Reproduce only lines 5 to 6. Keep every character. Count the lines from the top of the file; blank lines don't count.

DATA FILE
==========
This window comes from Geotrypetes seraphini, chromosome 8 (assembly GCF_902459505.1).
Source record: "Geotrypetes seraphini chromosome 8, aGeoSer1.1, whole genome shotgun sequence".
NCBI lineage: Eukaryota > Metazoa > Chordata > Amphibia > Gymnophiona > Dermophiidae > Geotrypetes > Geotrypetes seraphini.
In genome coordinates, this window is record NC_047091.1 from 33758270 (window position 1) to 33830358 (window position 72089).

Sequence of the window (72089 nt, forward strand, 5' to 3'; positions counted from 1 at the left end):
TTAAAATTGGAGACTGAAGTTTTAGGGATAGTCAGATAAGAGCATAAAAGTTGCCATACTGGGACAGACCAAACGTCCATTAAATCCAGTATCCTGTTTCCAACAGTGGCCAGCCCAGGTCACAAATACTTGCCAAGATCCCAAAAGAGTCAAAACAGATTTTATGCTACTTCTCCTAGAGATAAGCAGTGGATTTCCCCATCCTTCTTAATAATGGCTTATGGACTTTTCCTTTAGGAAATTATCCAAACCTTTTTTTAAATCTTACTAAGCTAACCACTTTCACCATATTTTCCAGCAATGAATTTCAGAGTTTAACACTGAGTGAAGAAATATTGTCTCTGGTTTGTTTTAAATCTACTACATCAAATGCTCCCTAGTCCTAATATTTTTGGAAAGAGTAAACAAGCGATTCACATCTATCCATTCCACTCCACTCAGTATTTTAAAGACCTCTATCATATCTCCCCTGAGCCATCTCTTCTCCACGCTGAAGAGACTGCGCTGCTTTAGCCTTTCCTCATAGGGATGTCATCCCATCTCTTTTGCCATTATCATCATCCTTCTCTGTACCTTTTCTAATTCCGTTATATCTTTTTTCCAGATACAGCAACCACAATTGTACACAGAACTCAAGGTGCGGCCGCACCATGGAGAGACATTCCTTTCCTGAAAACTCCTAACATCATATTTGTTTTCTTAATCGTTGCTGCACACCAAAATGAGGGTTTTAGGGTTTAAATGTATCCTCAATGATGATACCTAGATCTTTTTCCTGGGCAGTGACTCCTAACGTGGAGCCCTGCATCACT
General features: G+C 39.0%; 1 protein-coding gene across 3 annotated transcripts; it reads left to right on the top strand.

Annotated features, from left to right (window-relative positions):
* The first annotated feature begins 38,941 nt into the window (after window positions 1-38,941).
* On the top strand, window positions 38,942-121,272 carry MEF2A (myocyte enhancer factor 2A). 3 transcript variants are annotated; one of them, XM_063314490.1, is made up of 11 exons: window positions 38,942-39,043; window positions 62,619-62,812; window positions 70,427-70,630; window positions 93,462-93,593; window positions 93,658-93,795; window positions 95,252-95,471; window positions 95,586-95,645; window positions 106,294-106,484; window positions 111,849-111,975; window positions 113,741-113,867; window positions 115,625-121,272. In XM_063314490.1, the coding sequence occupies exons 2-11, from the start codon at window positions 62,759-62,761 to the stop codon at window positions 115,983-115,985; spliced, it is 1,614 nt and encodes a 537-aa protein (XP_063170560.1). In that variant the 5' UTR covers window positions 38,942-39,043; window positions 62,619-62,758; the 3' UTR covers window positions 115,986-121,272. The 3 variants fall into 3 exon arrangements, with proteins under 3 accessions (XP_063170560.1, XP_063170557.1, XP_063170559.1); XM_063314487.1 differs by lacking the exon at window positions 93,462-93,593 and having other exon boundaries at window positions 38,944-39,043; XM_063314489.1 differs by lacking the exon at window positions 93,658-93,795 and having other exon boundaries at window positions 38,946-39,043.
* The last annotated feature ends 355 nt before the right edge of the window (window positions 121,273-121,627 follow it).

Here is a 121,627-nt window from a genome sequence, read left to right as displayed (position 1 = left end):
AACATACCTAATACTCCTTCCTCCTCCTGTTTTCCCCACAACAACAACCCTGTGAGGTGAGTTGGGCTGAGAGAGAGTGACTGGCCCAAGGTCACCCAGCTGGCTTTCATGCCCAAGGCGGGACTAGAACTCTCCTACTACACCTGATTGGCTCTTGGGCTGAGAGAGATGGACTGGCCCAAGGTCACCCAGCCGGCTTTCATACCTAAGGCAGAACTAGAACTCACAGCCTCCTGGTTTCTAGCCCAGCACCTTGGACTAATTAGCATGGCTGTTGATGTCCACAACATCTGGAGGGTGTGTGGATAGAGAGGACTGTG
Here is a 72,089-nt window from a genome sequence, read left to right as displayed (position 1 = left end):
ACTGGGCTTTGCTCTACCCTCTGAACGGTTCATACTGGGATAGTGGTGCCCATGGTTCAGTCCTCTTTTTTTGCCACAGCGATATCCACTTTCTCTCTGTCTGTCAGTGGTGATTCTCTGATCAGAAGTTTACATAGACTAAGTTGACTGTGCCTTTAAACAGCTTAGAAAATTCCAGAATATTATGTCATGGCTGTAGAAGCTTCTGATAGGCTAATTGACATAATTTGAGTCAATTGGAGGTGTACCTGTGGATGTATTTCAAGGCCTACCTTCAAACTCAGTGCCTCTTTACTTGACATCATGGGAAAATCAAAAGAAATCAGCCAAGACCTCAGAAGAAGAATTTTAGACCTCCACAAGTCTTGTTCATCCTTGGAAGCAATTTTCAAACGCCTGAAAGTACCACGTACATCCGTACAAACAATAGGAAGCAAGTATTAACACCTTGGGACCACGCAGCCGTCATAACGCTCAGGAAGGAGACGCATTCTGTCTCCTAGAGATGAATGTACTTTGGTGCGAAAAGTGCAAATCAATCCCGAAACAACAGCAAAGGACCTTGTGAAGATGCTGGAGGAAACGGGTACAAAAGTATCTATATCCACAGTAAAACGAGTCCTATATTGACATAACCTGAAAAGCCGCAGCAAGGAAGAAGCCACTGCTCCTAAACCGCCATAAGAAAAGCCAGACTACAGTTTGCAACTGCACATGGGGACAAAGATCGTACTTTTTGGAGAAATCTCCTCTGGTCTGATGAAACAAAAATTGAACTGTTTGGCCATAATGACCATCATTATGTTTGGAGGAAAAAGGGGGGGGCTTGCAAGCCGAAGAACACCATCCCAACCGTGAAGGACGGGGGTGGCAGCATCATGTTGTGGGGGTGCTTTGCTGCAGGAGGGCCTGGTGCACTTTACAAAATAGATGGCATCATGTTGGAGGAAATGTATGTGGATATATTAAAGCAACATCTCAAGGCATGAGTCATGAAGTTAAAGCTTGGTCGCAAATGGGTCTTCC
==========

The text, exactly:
Sequence of the window (72089 nt, forward strand, 5' to 3'; positions counted from 1 at the left end):
TTAAAATTGGAGACTGAAGTTTTAGGGATAGTCAGATAAGAGCATAAAAGTTGCCATACTGGGACAGACCAAACGTCCATTAAATCCAGTATCCTGTTTCCAACAGTGGCCAGCCCAGGTCACAAATACTTGCCAAGATCCCAAAAGAGTCAAAACAGATTTTATGCTACTTCTCCTAGAGATAAGCAGTGGATTTCCCCATCCTTCTTAATAATGGCTTATGGACTTTTCCTTTAGGAAATTATCCAAACCTTTTTTTAAATCTTACTAAGCTAACCACTTTCACCATATTTTCCAGCAATGAATTTCAGAGTTTAACACTGAGTGAAGAAATATTGTCTCTGGTTTGTTTTAAATCTACTACATCAAATGCTCCCTAGTCCTAATATTTTTGGAAAGAGTAAACAAGCGATTCACATCTATCCATTCCACTCCACTCAGTATTTTAAAGACCTCTATCATATCTCCCCTGAGCCATCTCTTCTCCACGCTGAAGAGACTGCGCTGCTTTAGCCTTTCCTCATAGGGATGTCATCCCATCTCTTTTGCCATTATCATCATCCTTCTCTGTACCTTTTCTAATTCCGTTATATCTTTTTTCCAGATACAGCAACCACAATTGTACACAGAACTCAAGGTGCGGCCGCACCATGGAGAGACATTCCTTTCCTGAAAACTCCTAACATCATATTTGTTTTCTTAATCGTTGCTGCACACCAAAATGAGGGTTTTAGGGTTTAAATGTATCCTCAATGATGATACCTAGATCTTTTTCCTGGGCAGTGACTCCTAACGTGGAGCCCTGCATCACT